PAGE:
This is fresh water!




Lake Malawi, known locally as Lake Nyasa, is the ninth largest lake in the world and lies between the countries of Malawi on the west and Tanzania and Mozambique on the east. It is 360 miles long and 25 miles wide, with an approximate area of 8,683 sq mi, and reaches depths of 2,300 feet. The lake has a visibility of up to 70 feet.

Lake Malawi contains a greater variety of indigenous species of Cichlid fishes than any other lake in the world. World Wildlife Fund researchers have identified over 500 species to date that are not found anywhere else in the world. That is more than all of the freshwater species found in all the waters of both Europe and North America. The Cichlids of Lake Malawi, perhaps even more so than the Cichlids from the other two rift lakes, are brightly colored and patterned. For this reason, they have been a big hit with aquarists all over the world.

Among these popular Cichlids are the Mbuna and the Haps.

The “Mbuna” (i.e., rock-dwelling fish) are a large group of Cichlids that live among large piles of rocks along the shoreline. They are usually seen in large groups, but are by no means a schooling fish. In some areas of Lake Malawi, 20 fish per square meter is not uncommon. Both sexes of the more than 100 species of Mbuna are unusually colorful, whereas typically, only males have color. They are very colorful with bright patterns of horizontal stripes or vertical bars. Mbuna are smaller and tend to have flat faces, which enables them to better scrape algae from rocks. These consist mostly of, but not limited to, the genera Pseudotropheus, Labidochromis, Mealnochromis, Labeotropheus and Metriaclima.

Haps, for want of a better name, are basically a non-Mbuna flock that are informally called “Haps” because many of these fish once belonged to the broad genus Haplochromis Hilgendorf.

Most Haps are piscivores, unlike the vegetarian Mbuna. There are some exceptions to this generalization, however, but these do well on a piscovore’s diet nonetheless. Haps are aggressive, but not as aggressive as the vegetarian Mbuna. They have long, slender, almost torpedo-like bodies, and cruise the open water. Most of these fish are silver or gray when small, and the males become very brightly colored as they mature. Females typically remain without color. For more information on Haps and Mbuna, see Haps Vs. Mbuna.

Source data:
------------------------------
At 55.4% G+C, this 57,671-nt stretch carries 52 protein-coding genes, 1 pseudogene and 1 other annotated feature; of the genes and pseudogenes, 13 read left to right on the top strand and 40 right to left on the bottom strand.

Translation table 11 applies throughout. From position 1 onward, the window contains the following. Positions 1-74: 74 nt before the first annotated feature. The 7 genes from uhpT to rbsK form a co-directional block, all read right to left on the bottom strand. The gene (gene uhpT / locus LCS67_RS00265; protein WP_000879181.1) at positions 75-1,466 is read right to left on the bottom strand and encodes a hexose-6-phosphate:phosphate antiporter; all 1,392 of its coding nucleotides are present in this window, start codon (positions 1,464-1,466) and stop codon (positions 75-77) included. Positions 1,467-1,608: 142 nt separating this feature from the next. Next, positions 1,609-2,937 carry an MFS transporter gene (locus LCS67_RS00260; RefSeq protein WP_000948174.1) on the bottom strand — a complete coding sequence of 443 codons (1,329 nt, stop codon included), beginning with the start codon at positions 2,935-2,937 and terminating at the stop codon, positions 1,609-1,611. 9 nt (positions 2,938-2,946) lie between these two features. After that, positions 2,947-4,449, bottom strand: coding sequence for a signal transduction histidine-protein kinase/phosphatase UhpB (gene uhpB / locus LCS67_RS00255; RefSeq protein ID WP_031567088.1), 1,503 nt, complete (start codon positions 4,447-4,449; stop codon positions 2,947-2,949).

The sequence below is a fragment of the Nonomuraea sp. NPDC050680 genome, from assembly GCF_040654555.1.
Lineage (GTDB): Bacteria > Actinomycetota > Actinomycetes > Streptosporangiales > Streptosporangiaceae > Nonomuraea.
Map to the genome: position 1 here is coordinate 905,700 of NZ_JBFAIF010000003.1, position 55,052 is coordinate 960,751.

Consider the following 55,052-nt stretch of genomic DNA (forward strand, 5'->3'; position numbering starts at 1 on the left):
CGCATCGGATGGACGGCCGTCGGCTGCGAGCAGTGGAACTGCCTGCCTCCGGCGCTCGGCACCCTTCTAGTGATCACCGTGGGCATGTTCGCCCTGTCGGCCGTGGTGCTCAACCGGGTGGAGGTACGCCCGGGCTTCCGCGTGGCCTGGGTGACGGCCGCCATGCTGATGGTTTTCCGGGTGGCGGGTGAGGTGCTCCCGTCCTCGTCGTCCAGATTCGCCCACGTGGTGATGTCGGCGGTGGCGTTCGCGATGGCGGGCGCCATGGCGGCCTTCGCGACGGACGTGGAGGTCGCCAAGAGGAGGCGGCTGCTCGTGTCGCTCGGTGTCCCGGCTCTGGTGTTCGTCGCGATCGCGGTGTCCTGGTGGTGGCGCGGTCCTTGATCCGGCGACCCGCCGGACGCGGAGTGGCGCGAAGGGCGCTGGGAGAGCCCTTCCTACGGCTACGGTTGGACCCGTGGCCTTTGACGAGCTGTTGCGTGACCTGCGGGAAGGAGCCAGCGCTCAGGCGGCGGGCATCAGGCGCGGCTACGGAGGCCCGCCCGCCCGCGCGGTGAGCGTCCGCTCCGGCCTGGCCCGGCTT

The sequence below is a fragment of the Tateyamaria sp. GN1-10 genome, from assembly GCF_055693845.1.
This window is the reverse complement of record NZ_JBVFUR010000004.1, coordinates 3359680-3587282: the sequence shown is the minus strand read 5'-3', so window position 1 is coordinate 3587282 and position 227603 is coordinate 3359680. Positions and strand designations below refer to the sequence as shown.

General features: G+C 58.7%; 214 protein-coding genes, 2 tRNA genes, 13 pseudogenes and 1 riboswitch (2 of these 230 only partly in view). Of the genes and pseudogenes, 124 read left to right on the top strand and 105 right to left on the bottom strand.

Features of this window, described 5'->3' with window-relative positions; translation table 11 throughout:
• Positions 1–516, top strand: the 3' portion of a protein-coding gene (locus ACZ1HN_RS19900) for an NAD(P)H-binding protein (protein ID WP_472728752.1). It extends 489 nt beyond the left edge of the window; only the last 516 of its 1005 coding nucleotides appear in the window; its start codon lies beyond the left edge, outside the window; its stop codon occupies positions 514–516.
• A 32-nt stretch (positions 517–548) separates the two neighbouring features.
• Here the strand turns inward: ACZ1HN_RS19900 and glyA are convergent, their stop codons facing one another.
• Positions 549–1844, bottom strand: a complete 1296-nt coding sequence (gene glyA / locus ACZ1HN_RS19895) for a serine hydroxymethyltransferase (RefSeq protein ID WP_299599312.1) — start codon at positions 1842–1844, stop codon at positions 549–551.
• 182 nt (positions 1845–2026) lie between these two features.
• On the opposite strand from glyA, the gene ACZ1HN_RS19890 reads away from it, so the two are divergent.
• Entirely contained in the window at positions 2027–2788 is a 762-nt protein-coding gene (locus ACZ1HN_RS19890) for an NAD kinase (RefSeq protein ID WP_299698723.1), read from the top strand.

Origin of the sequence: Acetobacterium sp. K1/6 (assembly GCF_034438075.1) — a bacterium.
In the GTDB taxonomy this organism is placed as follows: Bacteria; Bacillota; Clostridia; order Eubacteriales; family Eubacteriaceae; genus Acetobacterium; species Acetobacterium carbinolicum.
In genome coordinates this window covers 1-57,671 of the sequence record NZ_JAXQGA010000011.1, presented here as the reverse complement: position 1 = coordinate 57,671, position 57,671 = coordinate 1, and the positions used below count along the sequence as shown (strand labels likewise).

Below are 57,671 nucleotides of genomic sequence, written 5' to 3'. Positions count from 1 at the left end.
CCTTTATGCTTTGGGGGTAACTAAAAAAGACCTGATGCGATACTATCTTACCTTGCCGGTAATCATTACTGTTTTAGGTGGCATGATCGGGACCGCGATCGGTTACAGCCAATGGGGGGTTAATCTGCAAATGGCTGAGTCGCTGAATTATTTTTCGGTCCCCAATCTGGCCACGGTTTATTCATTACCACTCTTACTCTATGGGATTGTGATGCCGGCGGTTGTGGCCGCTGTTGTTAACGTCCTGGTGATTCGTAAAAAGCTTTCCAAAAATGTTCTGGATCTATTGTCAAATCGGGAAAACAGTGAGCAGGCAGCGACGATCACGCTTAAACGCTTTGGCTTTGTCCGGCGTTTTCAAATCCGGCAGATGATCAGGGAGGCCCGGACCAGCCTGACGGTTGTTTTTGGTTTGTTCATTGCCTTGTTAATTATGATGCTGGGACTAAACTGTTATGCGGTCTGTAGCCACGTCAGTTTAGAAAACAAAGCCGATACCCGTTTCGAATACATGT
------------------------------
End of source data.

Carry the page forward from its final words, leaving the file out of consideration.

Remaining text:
The water chemistry in Lake Malawi is very similar to that of Lake Victoria. For this reason, many species from these two lakes can be housed together. Lake Malawi’s pH ranges from 7.8 to 8.6, with a total hardness of 4.0-6.0 dH. The reason for the variation is caused by the level of Carbon Dioxide dissolved in the water. In areas with turbulent water, where the water is better aerated, the pH is higher, while in calm bays, the level of dissolved Carbon Dioxide is higher; consequently, the pH is lower there. Surface temperature ranges from 76 to 85 degrees, while the temperature at lower levels of the lake remain at a constant 70 degrees. Carbonate hardness ranges from 6.0 to 8.0.

About one third of the coast is rocky, which is home to the mbunas. The remaining shoreline is characterized by sandy beaches and bottoms. This is where most of the open-water Haps and peacocks dwell. A few Cichlid species inhabit the muddy and weed-strewn bottom where larger rivers flow into the lake. The shores of the lake are generally sandy, and the resort areas are generally bilharzias free. Lake Malawi is unusual in that it does not have tides or currents.